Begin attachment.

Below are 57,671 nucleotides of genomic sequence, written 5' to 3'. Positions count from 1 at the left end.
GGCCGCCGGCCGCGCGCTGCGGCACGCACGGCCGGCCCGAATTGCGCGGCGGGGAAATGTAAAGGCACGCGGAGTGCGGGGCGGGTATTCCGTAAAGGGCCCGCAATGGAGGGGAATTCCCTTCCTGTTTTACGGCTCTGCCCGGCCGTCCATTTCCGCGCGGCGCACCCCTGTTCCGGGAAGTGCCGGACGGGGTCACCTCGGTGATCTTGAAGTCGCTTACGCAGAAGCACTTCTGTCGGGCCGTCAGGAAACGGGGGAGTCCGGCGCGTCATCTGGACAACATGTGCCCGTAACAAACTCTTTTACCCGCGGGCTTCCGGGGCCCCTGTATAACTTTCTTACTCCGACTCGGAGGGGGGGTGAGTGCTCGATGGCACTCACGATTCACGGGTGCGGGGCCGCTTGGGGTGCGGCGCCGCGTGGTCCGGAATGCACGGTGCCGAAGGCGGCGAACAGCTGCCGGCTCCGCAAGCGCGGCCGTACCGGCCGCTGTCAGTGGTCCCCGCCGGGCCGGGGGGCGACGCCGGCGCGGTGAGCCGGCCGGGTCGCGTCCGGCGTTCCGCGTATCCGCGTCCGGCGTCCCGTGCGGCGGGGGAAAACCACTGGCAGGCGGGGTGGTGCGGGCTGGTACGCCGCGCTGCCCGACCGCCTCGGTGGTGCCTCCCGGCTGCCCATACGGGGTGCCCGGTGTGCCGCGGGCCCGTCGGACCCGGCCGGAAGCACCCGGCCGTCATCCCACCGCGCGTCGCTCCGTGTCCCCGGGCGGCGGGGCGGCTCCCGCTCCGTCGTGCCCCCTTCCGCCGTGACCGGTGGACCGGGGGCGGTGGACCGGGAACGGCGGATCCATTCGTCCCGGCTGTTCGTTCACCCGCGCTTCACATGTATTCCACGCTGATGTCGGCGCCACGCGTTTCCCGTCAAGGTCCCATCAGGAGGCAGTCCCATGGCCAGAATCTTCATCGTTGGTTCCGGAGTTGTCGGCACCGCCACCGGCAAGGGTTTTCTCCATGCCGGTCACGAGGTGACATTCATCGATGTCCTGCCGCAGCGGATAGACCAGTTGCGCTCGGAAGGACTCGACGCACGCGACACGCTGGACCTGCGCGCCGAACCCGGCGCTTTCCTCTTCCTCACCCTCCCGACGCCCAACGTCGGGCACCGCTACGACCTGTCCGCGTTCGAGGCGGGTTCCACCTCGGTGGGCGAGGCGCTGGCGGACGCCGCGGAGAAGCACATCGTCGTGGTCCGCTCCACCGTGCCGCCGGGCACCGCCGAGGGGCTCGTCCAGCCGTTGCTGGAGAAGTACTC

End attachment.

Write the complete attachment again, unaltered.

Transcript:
Below are 57,671 nucleotides of genomic sequence, written 5' to 3'. Positions count from 1 at the left end.
GGCCGCCGGCCGCGCGCTGCGGCACGCACGGCCGGCCCGAATTGCGCGGCGGGGAAATGTAAAGGCACGCGGAGTGCGGGGCGGGTATTCCGTAAAGGGCCCGCAATGGAGGGGAATTCCCTTCCTGTTTTACGGCTCTGCCCGGCCGTCCATTTCCGCGCGGCGCACCCCTGTTCCGGGAAGTGCCGGACGGGGTCACCTCGGTGATCTTGAAGTCGCTTACGCAGAAGCACTTCTGTCGGGCCGTCAGGAAACGGGGGAGTCCGGCGCGTCATCTGGACAACATGTGCCCGTAACAAACTCTTTTACCCGCGGGCTTCCGGGGCCCCTGTATAACTTTCTTACTCCGACTCGGAGGGGGGGTGAGTGCTCGATGGCACTCACGATTCACGGGTGCGGGGCCGCTTGGGGTGCGGCGCCGCGTGGTCCGGAATGCACGGTGCCGAAGGCGGCGAACAGCTGCCGGCTCCGCAAGCGCGGCCGTACCGGCCGCTGTCAGTGGTCCCCGCCGGGCCGGGGGGCGACGCCGGCGCGGTGAGCCGGCCGGGTCGCGTCCGGCGTTCCGCGTATCCGCGTCCGGCGTCCCGTGCGGCGGGGGAAAACCACTGGCAGGCGGGGTGGTGCGGGCTGGTACGCCGCGCTGCCCGACCGCCTCGGTGGTGCCTCCCGGCTGCCCATACGGGGTGCCCGGTGTGCCGCGGGCCCGTCGGACCCGGCCGGAAGCACCCGGCCGTCATCCCACCGCGCGTCGCTCCGTGTCCCCGGGCGGCGGGGCGGCTCCCGCTCCGTCGTGCCCCCTTCCGCCGTGACCGGTGGACCGGGGGCGGTGGACCGGGAACGGCGGATCCATTCGTCCCGGCTGTTCGTTCACCCGCGCTTCACATGTATTCCACGCTGATGTCGGCGCCACGCGTTTCCCGTCAAGGTCCCATCAGGAGGCAGTCCCATGGCCAGAATCTTCATCGTTGGTTCCGGAGTTGTCGGCACCGCCACCGGCAAGGGTTTTCTCCATGCCGGTCACGAGGTGACATTCATCGATGTCCTGCCGCAGCGGATAGACCAGTTGCGCTCGGAAGGACTCGACGCACGCGACACGCTGGACCTGCGCGCCGAACCCGGCGCTTTCCTCTTCCTCACCCTCCCGACGCCCAACGTCGGGCACCGCTACGACCTGTCCGCGTTCGAGGCGGGTTCCACCTCGGTGGGCGAGGCGCTGGCGGACGCCGCGGAGAAGCACATCGTCGTGGTCCGCTCCACCGTGCCGCCGGGCACCGCCGAGGGGCTCGTCCAGCCGTTGCTGGAGAAGTACTC